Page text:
A few days ago, I wrote a boring and technical, but accurate post about how to tag your dialogue. Today, I’m writing a completely subjective and thoroughly opinionated piece about the leading causes of death among dialogue lines.
Welcome to a ‘how not to’ guide to dialogue tagging.
I’m no purist. After all, as long as you know how to make your readers feel, you gain the license to do whatever the hell you want. You can disregard all rules, throw the Chicago Manual of Style out of the window, and completely ignore my good advice— if you can make your readers feel.
Why throw away a perfectly good book, though? Style guides exist to help you make your message and meaning clearer so that your readers can enjoy your story without tripping over style.
Tags Different Than ‘Said’ and ‘Asked’
Tags like ‘said,’ ‘asked,’ or the occasional ‘whispered,’ or ‘yelled’ are invisible to readers. ‘Said’ especially. It carries little meaning and appears in prose so often that people learned to skim over it. Other tags, however, have the effect of slowing readers down or even causing them to trip. Especially if there’s even the slightest hint of a mismatch between the dialogue and its tag. Like here:
“I’m not a fan of Pizza Hut. I’d prefer if we chose a different restaurant,” Jack proposed.
But he didn’t propose, did he? What then? Did Jack state? suggest? His first sentence is a statement, the next a suggestion. He proposes that they choose a different restaurant, but only in effect, making the tag unfit for purpose. For the reader, such tags cause a small glitch in the Matrix, interrupting the shared dream. The dialogue is much better off like this:
“I’m not a fan of Pizza Hut. I’d prefer if we chose a different restaurant,” Jack said.
Other times, unnecessary tags can spoil the moment. Like here:
“Aha!” she exclaimed.
Saying an “Aha!” is exclaimed is like explaining a joke. Of course, it’s exclaimed. What else? Whispered? Not to mention that the dot and a line appended to that ‘aha’ are called an exclamation mark for a reason.
Stick with ‘said’ and ‘asked,’ use ‘whispered’ or ‘yelled’ if you really have to, but otherwise let your dialogue convey its tone and meaning. Stray into the land of ‘inquired,’ ‘proclaimed,’ ‘exclaimed’ and hundreds of others at your own peril.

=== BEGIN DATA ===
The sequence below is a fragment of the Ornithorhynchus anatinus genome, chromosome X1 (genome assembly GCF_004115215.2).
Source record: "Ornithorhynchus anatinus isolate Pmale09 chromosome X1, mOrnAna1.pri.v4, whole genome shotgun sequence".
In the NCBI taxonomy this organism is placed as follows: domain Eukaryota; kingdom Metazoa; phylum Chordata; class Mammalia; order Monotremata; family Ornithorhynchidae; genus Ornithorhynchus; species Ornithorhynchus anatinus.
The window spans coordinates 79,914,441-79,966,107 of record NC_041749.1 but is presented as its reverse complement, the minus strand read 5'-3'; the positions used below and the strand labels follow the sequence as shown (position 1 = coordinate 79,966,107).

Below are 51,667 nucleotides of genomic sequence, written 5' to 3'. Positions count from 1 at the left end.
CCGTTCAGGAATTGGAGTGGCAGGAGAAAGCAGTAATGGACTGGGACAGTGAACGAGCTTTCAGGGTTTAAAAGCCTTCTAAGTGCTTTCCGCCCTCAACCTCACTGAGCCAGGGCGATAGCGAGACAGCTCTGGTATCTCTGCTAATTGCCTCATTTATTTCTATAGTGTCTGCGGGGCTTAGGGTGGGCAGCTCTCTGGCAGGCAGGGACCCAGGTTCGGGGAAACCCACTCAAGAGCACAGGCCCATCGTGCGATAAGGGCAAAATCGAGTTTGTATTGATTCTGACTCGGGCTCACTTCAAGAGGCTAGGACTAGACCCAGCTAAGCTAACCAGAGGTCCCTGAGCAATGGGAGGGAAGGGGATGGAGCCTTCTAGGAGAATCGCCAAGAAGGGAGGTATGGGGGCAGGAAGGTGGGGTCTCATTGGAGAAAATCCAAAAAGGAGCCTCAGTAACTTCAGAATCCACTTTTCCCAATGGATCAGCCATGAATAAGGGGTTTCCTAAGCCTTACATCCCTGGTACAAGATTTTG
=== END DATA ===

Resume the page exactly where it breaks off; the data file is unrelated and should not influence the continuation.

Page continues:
Why Do We Say No to Adverbs?
Since we’re on the subject of dialogue tags, I’d like to have a jab at the infamous adverb. Adverbs in dialogues are the bane of good prose, and whoever came up with them should’ve taken vows of silence and kept clear of writing utensils for the rest of their miserable life.
Tell me, which one reads better:
“I love you,” he said softly and tenderly, taking her by the hands.
He took her by her hands. “I love you.”
The second one is short, crisp, and elegant. It serves the most important message for dessert (at the end). By boiling down the image to its simplest elements, it helps the readers picture the scene as more natural and powerful.
When someone says “I love you,” we don’t need to be told it’s done softly or tenderly. (Unless the dialogue is in German, in which case a stout “Ich Liebe Dich” has to be followed by at least some explanation to let the shock wear off).
Adverbs in dialogue are considered crutch words because they prop up otherwise badly written lines. Like here:
“I bet,” he said snarkily.
If the dialogue or its context don’t make the remark snarky, then no amount of adverbs can help it stand on its own.
“Get out of my house,” he yelled angrily.
can be replaced by a much stronger:
“Get out of my house!”
Don’t use adverbs in dialogue. Write stronger prose instead.
Barked, Snarled, Hissed and Couple of Others
There’s one area where even the most experienced writers trip up. It usually happens in act three when the hero of the tale lies wounded, gunshot, tired, exhausted, freshly saved from drowning, or had simply gone over the edge.
It’s in that moment that a plain old ‘said’ seems entirely inappropriate. So we end up with something like this:
“Go on without me,” he hissed.
My challenge to you is to try to hiss these exact words— or any words. While you’re at it try to bark, snarl, or maybe even laugh them. Go on. I did it just now so you don’t feel alone in this silliness.
Was it possible? Nope. Because human vocal cords don’t allow for hissing, snarling, barking, or laughing words out. You can either hiss or talk, snarl or talk, bark or talk, laugh or talk (or sneer, leer, and jeer or talk).
How should you then add the necessary drama and gravitas to the scene? Consider this:
Jon hissed in pain, clutching his wound. “Go on without me.”
The first sentence lends the tone to Jon’s dialogue line. That’s an action beat, and it is a fantastic storytelling device.
I talk about them more in this article.
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